Not all "man-in-the-middle" proxy tools can handle SSL sessions when the client and the server use certificates,...
By submitting your personal information, you agree that TechTarget and its partners may contact you regarding relevant content, products and special offers.
because they can't store the client certificate for handshaking or logon. However, if they import the required client certificate prior to handshaking or logon, the Paros Proxy can intercept and modify HTTPS data, even when applications require a client certificate. Although the client and the server may be trusted, the attacker can modify any part of the request and response before forwarding it.
Paros is a very powerful program and can be used to evaluate the security of Web applications. It is free of charge and completely written in Java. It has several tools including a record feature, which keeps a history of all HTTP requests and responses. This feature allows the developer or attacker to review all of the actions, pages and variables. It also includes automated vulnerability scanning and detection capabilities for some common Web application attacks, including SQL injection and cross-site scripting. Paros also scans for unsafe Web content, such as unsigned ActiveX controls and browser exploits sent by the target Web server. For more information about Paros visit the Web site at http://www.parosproxy.org.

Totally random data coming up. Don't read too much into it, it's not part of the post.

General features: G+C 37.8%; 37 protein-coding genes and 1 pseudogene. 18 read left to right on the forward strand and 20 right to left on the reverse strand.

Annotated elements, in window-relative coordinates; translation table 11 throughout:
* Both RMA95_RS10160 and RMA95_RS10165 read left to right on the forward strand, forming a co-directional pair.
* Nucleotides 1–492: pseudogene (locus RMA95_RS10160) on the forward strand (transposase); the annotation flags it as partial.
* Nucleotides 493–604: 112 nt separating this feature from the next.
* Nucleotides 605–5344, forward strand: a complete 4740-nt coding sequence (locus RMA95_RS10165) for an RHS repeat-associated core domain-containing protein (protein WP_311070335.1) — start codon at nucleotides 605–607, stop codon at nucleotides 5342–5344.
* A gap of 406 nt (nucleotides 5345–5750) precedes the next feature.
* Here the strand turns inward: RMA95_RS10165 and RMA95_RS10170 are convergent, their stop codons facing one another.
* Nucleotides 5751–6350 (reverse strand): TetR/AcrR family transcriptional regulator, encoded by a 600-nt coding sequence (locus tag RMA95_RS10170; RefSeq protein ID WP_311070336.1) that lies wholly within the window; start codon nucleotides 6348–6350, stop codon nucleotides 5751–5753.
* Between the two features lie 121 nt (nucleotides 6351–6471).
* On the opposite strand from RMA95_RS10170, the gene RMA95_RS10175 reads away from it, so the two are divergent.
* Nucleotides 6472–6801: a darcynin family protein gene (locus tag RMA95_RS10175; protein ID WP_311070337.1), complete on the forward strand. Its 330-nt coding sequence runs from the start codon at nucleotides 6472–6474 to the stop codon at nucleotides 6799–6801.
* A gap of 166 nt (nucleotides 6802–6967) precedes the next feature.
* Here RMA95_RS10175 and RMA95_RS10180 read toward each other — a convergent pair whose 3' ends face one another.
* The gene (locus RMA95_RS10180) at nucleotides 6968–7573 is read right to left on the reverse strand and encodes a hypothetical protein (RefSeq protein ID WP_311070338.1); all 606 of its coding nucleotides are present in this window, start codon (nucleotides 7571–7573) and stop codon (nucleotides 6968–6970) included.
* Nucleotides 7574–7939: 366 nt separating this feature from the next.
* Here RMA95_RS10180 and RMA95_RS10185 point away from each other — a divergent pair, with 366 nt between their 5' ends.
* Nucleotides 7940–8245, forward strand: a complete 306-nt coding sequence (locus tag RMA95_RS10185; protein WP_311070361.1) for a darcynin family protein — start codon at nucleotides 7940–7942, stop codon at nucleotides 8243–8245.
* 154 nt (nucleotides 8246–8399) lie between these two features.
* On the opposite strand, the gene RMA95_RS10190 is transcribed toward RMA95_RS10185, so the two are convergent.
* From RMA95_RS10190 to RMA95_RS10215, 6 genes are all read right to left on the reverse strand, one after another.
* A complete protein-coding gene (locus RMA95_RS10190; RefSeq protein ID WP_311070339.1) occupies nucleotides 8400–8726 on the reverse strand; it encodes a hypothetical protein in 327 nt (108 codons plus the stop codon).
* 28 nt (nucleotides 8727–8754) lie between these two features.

Dig Deeper on Web application and API security best practices
Related Q&A from Michael Cobb
Android for Work's sandboxing tools, which split work and personal profiles, can be bypassed with a proof-of-concept attack. Expert Michael Cobb ...continue reading
Yahoo claimed a vulnerability in its email service enabled attackers to use forged cookies to gain access to user accounts. Expert Michael Cobb ...continue reading
A researcher discovered 76 iOS apps containing sensitive user data that were vulnerable to man-in-the-middle attacks. Expert Michael Cobb explains ...continue reading
Have a question for an expert?
Please add a title for your question
Get answers from a TechTarget expert on whatever's puzzling you.